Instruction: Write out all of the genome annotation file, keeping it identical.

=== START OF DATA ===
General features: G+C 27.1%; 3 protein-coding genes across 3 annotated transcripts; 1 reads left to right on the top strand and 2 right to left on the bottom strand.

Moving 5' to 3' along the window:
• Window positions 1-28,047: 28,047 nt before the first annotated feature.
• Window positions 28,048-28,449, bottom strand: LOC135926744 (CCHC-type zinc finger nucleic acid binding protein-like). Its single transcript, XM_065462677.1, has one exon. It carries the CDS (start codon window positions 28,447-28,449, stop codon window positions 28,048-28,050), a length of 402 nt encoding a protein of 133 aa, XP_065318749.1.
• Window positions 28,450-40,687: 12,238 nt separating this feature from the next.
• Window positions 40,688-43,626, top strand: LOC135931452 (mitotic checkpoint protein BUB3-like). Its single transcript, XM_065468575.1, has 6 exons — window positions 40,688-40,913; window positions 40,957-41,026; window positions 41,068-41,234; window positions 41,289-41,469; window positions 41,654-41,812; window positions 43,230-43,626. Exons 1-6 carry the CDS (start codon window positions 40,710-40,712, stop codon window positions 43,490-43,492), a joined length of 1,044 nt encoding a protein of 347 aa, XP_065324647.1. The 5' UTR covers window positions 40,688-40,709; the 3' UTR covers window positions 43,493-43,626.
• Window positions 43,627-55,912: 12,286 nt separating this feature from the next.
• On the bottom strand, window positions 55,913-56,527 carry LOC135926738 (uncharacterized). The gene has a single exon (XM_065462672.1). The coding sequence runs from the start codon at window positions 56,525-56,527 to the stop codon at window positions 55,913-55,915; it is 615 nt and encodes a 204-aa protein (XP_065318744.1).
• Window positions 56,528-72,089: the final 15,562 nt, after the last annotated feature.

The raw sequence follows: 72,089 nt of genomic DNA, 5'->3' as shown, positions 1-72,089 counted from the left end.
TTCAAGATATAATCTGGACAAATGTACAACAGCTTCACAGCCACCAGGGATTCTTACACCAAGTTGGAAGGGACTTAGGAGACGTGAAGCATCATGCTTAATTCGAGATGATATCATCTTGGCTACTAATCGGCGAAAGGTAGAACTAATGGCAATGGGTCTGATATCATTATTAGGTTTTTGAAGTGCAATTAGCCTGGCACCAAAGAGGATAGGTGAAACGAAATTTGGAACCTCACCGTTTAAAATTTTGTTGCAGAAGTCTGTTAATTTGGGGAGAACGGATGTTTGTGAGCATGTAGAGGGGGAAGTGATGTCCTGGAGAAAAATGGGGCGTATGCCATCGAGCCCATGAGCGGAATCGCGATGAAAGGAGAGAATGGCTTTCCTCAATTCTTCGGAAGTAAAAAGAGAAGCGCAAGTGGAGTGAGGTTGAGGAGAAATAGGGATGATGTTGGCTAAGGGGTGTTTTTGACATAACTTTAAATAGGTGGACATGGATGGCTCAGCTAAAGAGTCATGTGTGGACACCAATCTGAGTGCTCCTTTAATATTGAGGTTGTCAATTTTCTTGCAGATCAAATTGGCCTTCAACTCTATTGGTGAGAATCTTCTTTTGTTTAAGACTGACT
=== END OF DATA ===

General features: G+C 27.1%; 3 protein-coding genes across 3 annotated transcripts; 1 reads left to right on the top strand and 2 right to left on the bottom strand.

Moving 5' to 3' along the window:
• Window positions 1-28,047: 28,047 nt before the first annotated feature.
• Window positions 28,048-28,449, bottom strand: LOC135926744 (CCHC-type zinc finger nucleic acid binding protein-like). Its single transcript, XM_065462677.1, has one exon. It carries the CDS (start codon window positions 28,447-28,449, stop codon window positions 28,048-28,050), a length of 402 nt encoding a protein of 133 aa, XP_065318749.1.
• Window positions 28,450-40,687: 12,238 nt separating this feature from the next.
• Window positions 40,688-43,626, top strand: LOC135931452 (mitotic checkpoint protein BUB3-like). Its single transcript, XM_065468575.1, has 6 exons — window positions 40,688-40,913; window positions 40,957-41,026; window positions 41,068-41,234; window positions 41,289-41,469; window positions 41,654-41,812; window positions 43,230-43,626. Exons 1-6 carry the CDS (start codon window positions 40,710-40,712, stop codon window positions 43,490-43,492), a joined length of 1,044 nt encoding a protein of 347 aa, XP_065324647.1. The 5' UTR covers window positions 40,688-40,709; the 3' UTR covers window positions 43,493-43,626.
• Window positions 43,627-55,912: 12,286 nt separating this feature from the next.
• On the bottom strand, window positions 55,913-56,527 carry LOC135926738 (uncharacterized). The gene has a single exon (XM_065462672.1). The coding sequence runs from the start codon at window positions 56,525-56,527 to the stop codon at window positions 55,913-55,915; it is 615 nt and encodes a 204-aa protein (XP_065318744.1).
• Window positions 56,528-72,089: the final 15,562 nt, after the last annotated feature.

The raw sequence follows: 72,089 nt of genomic DNA, 5'->3' as shown, positions 1-72,089 counted from the left end.
TTCAAGATATAATCTGGACAAATGTACAACAGCTTCACAGCCACCAGGGATTCTTACACCAAGTTGGAAGGGACTTAGGAGACGTGAAGCATCATGCTTAATTCGAGATGATATCATCTTGGCTACTAATCGGCGAAAGGTAGAACTAATGGCAATGGGTCTGATATCATTATTAGGTTTTTGAAGTGCAATTAGCCTGGCACCAAAGAGGATAGGTGAAACGAAATTTGGAACCTCACCGTTTAAAATTTTGTTGCAGAAGTCTGTTAATTTGGGGAGAACGGATGTTTGTGAGCATGTAGAGGGGGAAGTGATGTCCTGGAGAAAAATGGGGCGTATGCCATCGAGCCCATGAGCGGAATCGCGATGAAAGGAGAGAATGGCTTTCCTCAATTCTTCGGAAGTAAAAAGAGAAGCGCAAGTGGAGTGAGGTTGAGGAGAAATAGGGATGATGTTGGCTAAGGGGTGTTTTTGACATAACTTTAAATAGGTGGACATGGATGGCTCAGCTAAAGAGTCATGTGTGGACACCAATCTGAGTGCTCCTTTAATATTGAGGTTGTCAATTTTCTTGCAGATCAAATTGGCCTTCAACTCTATTGGTGAGAATCTTCTTTTGTTTAAGACTGACT